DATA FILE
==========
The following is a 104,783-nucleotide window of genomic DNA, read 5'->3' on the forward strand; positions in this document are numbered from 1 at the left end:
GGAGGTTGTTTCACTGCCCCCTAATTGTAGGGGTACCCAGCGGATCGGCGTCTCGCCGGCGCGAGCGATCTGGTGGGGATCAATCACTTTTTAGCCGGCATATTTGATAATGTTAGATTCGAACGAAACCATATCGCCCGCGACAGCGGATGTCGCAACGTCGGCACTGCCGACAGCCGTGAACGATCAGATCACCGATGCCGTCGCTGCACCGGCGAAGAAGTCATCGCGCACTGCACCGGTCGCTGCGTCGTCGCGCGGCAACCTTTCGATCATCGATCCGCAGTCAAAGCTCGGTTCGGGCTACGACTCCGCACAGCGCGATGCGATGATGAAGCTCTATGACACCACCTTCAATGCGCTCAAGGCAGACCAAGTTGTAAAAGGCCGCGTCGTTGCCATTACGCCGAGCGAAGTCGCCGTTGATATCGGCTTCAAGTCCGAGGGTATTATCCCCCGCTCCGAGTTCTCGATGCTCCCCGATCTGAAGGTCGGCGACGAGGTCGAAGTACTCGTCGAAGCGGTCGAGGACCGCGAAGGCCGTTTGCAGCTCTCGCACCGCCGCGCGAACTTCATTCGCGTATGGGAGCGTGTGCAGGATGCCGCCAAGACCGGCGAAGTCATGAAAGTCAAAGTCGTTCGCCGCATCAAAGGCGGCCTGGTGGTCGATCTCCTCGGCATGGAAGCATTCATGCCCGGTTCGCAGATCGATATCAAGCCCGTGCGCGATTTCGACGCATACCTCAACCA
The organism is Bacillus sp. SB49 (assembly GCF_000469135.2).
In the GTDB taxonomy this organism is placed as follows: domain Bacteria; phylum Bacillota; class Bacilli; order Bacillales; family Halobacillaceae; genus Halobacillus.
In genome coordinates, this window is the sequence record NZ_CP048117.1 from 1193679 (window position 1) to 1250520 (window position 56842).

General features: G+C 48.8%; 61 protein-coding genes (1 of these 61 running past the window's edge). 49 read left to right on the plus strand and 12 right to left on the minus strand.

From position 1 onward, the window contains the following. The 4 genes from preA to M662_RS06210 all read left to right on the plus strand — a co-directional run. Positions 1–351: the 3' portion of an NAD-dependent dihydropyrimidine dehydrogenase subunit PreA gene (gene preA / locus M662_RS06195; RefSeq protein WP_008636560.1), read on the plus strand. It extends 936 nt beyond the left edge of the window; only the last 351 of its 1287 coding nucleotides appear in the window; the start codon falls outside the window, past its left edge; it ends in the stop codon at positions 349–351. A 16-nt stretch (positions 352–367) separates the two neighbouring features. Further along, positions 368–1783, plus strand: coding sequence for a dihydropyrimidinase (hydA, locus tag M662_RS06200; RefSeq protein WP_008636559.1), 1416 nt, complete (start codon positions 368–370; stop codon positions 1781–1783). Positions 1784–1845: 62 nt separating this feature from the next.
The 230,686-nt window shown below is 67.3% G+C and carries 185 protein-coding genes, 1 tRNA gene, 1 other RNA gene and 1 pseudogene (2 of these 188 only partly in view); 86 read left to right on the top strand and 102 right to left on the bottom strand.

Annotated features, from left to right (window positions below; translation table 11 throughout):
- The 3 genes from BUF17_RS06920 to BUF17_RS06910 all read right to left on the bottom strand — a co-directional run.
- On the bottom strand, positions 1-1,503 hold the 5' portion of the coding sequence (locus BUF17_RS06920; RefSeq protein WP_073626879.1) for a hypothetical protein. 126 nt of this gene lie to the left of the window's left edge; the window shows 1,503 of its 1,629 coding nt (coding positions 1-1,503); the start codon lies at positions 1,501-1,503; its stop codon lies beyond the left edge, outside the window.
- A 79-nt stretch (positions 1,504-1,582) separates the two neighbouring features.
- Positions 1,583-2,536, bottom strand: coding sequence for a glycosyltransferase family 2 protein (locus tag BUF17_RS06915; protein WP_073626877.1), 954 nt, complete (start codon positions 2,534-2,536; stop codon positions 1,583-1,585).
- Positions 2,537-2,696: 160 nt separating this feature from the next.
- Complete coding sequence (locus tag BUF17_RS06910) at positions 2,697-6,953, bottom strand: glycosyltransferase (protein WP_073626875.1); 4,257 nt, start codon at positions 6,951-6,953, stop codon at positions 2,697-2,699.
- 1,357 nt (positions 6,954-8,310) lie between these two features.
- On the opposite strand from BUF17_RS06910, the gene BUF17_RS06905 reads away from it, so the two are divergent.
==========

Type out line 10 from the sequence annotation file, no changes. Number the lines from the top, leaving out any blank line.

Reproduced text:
- The 3 genes from BUF17_RS06920 to BUF17_RS06910 all read right to left on the bottom strand — a co-directional run.